The Dell outfitted the Precision T1650 with a 320-watt power supply — the least powerful in this roundup. This certainly meets the requirements for the given configuration, but it may not meet the demands of upgrades you might need later. Another sacrifice for price: This configuration included a 16X DVD-ROM drive. Most users will likely spend the additional $40 to upgrade to a 16X DVD+/-RW drive that can read and write. The design and craftsmanship of the Dell Precision T1650 is top-notch. Of particular note is its quiet operation — despite the fact that there are four fans packed inside this unit.
Test results. Using our standard configuration of AutoCAD 2012 running the c2012 benchmark on the Microsoft Windows 7 Professional 64-bit operating system, the Precision T1650 proved to be a top performer on the 2D and disk portions of our benchmark, compared to the other two nonoverclocked systems, thanks to its AMD FirePro V4900 graphics card and the RAID 0 configuration of its hard drives. The system's full set of c2012 scores were as follows: total index of 463, 3D graphics index of 837, 2D graphics index of 438, disk index of 284, and CPU index of 295.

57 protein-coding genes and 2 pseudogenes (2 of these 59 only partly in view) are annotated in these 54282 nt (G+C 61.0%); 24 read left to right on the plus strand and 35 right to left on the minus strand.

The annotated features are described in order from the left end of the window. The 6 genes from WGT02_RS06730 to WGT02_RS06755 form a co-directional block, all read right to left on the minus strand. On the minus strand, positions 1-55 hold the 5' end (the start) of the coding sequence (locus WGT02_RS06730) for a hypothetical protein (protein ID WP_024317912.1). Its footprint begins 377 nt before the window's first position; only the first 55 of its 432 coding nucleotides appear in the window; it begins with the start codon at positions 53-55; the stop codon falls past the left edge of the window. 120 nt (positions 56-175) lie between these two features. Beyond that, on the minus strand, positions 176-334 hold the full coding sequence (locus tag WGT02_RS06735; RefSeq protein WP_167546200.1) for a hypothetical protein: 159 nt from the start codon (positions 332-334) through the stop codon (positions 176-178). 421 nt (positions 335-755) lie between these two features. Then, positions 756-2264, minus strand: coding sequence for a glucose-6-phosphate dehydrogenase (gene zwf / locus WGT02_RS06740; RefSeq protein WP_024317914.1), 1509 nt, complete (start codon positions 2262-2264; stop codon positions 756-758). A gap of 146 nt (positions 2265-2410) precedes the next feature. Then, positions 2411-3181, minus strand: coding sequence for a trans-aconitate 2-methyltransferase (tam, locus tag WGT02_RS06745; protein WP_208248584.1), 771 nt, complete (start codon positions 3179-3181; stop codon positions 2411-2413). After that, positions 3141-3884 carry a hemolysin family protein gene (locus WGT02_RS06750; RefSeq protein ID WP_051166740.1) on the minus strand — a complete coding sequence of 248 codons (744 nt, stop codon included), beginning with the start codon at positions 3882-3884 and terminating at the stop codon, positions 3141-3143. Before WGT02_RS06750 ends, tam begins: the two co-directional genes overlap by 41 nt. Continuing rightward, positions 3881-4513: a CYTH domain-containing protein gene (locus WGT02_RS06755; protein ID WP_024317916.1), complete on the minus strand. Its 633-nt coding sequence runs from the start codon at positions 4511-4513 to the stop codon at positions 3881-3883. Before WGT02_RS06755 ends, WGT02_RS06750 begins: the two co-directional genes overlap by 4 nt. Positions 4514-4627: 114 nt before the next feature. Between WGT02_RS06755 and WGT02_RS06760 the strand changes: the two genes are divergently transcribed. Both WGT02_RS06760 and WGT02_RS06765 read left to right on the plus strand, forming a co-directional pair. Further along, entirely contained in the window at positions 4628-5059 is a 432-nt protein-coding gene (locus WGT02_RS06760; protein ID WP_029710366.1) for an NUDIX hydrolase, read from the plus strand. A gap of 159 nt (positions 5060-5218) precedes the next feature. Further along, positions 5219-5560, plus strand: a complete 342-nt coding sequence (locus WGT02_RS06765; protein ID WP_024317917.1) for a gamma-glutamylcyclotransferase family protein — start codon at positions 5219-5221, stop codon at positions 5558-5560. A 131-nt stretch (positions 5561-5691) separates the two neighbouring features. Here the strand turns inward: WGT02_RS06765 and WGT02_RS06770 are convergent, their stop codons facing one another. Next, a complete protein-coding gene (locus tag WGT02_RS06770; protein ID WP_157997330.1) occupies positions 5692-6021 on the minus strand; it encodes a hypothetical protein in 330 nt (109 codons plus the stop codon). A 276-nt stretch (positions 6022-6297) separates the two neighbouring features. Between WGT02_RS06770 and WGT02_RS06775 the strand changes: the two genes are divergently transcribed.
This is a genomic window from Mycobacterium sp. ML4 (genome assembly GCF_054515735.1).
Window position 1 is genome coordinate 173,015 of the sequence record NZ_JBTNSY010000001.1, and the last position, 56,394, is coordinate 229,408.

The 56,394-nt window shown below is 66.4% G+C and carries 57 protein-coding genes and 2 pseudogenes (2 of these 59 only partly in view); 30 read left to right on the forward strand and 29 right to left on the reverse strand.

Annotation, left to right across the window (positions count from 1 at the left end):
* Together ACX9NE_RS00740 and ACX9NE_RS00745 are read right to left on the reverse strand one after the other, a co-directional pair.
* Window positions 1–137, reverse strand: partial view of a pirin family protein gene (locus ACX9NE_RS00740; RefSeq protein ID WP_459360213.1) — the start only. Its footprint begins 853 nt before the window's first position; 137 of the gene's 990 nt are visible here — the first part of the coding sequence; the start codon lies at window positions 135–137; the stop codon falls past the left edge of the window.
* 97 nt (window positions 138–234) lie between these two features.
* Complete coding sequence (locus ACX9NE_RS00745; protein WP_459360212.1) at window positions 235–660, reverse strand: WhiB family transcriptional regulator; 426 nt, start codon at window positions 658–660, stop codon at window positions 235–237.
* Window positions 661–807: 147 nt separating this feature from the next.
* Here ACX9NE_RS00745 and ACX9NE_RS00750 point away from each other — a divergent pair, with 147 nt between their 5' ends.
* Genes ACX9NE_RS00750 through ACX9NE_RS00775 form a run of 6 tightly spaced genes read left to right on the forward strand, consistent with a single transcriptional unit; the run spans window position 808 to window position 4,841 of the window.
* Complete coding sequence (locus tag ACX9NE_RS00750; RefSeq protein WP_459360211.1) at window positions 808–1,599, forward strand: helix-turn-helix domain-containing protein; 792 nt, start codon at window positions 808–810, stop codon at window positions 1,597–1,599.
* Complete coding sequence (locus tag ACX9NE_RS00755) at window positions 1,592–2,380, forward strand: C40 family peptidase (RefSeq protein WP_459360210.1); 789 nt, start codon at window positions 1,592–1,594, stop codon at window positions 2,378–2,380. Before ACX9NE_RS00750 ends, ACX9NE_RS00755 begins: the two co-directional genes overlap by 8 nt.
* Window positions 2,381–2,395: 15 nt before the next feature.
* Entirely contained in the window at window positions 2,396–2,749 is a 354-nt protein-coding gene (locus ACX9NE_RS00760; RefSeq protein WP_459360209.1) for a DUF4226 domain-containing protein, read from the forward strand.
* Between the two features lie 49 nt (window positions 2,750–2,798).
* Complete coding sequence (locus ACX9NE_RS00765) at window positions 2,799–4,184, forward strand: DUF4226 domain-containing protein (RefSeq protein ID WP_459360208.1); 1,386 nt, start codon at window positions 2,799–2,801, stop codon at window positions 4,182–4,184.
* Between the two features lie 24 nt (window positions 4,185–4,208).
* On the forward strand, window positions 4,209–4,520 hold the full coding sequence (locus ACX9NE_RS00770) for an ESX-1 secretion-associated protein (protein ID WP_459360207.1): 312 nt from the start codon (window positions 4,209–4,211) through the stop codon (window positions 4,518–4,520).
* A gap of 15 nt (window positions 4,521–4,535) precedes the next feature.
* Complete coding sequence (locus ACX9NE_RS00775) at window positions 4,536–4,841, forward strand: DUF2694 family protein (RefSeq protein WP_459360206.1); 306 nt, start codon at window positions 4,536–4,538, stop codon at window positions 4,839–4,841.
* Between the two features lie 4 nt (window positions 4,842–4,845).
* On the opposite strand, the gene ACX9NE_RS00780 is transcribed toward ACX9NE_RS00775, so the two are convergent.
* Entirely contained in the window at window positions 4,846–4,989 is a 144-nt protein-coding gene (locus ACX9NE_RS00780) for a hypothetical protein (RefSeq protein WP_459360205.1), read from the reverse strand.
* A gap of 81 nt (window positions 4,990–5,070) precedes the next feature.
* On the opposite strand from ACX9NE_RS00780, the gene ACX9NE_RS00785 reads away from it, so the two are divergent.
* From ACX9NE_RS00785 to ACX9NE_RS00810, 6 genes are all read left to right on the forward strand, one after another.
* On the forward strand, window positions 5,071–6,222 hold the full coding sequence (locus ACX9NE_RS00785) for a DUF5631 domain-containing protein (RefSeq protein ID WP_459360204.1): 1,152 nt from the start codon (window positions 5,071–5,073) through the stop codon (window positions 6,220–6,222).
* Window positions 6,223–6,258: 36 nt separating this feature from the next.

Cost, warranty, and tech support. Dell's warranty includes three years of basic hardware service and next–business day, limited on-site service after remote diagnosis. Technical support is available during local business hours. Dell accepts returns within 30 days, less shipping costs and, unless the product is defective, a restocking fee of as much as 15% of the purchase price.
Although not the fastest system reviewed, the Dell Precision T1650 is more than fast enough for our targeted 2D/3D CAD users. And, priced at only $1,889, it is a good value. Combine that with the backing of an established company such as Dell, and you have a winner. Dell reports that special sale pricing is always offered on the T1650. As this article went to press, a $265 discount was available on the Dell web site.
HP Z220 CMT